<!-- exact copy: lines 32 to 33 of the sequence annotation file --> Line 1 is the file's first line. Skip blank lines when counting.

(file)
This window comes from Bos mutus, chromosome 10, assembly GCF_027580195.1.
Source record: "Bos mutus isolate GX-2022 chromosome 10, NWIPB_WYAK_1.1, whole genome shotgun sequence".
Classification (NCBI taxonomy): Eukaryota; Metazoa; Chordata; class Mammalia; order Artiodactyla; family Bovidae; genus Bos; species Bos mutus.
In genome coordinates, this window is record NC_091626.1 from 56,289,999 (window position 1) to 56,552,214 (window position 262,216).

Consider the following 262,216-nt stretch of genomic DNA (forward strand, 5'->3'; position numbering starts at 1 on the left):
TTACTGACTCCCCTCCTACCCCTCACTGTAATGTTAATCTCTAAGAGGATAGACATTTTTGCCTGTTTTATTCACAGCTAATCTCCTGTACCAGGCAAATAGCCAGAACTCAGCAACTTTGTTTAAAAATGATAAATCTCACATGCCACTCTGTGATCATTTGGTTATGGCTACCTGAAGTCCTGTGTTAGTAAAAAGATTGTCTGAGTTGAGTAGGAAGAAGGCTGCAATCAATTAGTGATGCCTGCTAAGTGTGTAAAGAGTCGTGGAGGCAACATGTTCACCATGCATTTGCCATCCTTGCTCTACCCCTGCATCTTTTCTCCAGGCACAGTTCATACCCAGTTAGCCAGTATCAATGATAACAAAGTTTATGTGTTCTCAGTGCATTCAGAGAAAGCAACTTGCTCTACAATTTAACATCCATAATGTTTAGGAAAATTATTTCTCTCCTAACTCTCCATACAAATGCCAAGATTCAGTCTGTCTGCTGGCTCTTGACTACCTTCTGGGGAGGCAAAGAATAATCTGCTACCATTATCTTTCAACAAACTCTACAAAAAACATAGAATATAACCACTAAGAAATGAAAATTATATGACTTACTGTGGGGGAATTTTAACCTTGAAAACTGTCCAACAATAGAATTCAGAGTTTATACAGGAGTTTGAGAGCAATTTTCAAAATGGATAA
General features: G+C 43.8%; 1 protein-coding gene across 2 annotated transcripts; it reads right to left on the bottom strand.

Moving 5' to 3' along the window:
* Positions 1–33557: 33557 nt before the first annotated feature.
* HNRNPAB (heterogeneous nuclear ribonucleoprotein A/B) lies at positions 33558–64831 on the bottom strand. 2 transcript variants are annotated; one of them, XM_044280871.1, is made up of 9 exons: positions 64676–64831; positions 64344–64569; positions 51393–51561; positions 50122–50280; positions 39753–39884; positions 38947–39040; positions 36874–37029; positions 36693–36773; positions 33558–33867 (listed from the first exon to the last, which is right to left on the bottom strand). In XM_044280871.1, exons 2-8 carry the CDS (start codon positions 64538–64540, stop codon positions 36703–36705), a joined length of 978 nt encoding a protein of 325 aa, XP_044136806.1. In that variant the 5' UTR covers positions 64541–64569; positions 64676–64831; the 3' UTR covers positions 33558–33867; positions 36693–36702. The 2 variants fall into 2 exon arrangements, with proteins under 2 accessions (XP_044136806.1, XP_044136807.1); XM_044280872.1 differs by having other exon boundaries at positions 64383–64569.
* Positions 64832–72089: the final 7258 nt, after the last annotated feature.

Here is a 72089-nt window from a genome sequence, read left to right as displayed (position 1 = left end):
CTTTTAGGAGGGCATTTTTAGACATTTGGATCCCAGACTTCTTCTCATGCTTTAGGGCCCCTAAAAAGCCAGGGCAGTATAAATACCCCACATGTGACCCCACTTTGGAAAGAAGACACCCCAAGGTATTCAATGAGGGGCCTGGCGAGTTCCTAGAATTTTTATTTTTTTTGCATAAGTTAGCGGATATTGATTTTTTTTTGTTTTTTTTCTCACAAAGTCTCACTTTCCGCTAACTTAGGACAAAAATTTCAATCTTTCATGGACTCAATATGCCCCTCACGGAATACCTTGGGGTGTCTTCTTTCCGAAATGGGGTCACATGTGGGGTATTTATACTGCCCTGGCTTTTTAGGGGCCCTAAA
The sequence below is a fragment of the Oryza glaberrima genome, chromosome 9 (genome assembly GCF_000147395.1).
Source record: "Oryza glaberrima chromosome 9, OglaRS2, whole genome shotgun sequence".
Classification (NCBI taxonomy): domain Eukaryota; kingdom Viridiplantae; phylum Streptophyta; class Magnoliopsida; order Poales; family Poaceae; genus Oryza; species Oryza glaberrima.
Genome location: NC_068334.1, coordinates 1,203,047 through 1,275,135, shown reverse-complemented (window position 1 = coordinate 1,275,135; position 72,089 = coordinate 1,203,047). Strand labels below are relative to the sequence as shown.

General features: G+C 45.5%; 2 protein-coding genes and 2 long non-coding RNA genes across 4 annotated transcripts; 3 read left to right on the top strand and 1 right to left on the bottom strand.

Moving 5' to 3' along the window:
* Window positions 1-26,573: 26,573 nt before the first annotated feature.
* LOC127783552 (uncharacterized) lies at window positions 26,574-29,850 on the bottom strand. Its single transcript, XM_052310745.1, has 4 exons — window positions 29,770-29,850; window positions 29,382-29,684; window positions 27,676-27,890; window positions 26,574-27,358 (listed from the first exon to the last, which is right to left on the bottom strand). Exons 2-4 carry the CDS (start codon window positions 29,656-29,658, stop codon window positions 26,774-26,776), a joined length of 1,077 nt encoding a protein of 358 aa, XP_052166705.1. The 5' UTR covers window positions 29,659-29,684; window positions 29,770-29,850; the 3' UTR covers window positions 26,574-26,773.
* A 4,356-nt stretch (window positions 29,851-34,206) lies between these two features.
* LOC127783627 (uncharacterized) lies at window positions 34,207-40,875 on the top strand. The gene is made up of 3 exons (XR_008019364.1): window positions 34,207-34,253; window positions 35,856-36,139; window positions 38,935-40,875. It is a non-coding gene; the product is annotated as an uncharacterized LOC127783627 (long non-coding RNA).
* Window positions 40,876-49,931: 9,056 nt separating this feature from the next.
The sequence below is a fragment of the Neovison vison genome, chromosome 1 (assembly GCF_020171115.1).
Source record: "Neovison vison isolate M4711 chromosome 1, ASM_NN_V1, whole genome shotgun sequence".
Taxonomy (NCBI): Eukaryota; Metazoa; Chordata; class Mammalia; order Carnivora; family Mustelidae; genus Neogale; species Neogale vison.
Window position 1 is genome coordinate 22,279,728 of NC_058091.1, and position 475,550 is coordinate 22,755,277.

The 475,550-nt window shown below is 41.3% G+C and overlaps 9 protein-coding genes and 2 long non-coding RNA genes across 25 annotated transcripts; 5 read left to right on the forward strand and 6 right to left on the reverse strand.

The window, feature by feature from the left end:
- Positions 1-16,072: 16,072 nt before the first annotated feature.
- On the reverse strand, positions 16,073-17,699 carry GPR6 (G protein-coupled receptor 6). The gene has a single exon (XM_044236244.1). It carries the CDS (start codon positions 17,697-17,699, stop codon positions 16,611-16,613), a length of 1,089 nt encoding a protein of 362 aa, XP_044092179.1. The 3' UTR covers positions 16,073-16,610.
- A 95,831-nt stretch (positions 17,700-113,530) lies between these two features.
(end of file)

- On the reverse strand, positions 16,073-17,699 carry GPR6 (G protein-coupled receptor 6). The gene has a single exon (XM_044236244.1). It carries the CDS (start codon positions 17,697-17,699, stop codon positions 16,611-16,613), a length of 1,089 nt encoding a protein of 362 aa, XP_044092179.1. The 3' UTR covers positions 16,073-16,610.
- A 95,831-nt stretch (positions 17,700-113,530) lies between these two features.